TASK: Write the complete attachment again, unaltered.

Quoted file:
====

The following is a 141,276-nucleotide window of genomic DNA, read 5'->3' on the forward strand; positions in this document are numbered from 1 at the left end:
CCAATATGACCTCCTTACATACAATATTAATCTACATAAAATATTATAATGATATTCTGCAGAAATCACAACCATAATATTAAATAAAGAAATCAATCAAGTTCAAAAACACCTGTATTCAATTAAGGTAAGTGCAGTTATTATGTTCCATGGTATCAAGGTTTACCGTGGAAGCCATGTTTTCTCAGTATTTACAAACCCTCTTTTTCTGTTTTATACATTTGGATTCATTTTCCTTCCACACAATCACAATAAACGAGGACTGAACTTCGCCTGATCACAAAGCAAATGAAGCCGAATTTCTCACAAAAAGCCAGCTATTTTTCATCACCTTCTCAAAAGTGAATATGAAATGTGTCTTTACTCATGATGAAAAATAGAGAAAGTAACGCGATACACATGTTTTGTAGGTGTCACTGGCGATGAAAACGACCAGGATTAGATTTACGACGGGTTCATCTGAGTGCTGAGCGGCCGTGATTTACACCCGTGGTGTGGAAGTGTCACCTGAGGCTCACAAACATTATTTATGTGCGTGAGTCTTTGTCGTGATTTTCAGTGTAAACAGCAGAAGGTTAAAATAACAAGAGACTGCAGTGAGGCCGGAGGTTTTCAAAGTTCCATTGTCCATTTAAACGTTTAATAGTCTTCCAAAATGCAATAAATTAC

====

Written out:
The following is a 141,276-nucleotide window of genomic DNA, read 5'->3' on the forward strand; positions in this document are numbered from 1 at the left end:
CCAATATGACCTCCTTACATACAATATTAATCTACATAAAATATTATAATGATATTCTGCAGAAATCACAACCATAATATTAAATAAAGAAATCAATCAAGTTCAAAAACACCTGTATTCAATTAAGGTAAGTGCAGTTATTATGTTCCATGGTATCAAGGTTTACCGTGGAAGCCATGTTTTCTCAGTATTTACAAACCCTCTTTTTCTGTTTTATACATTTGGATTCATTTTCCTTCCACACAATCACAATAAACGAGGACTGAACTTCGCCTGATCACAAAGCAAATGAAGCCGAATTTCTCACAAAAAGCCAGCTATTTTTCATCACCTTCTCAAAAGTGAATATGAAATGTGTCTTTACTCATGATGAAAAATAGAGAAAGTAACGCGATACACATGTTTTGTAGGTGTCACTGGCGATGAAAACGACCAGGATTAGATTTACGACGGGTTCATCTGAGTGCTGAGCGGCCGTGATTTACACCCGTGGTGTGGAAGTGTCACCTGAGGCTCACAAACATTATTTATGTGCGTGAGTCTTTGTCGTGATTTTCAGTGTAAACAGCAGAAGGTTAAAATAACAAGAGACTGCAGTGAGGCCGGAGGTTTTCAAAGTTCCATTGTCCATTTAAACGTTTAATAGTCTTCCAAAATGCAATAAATTAC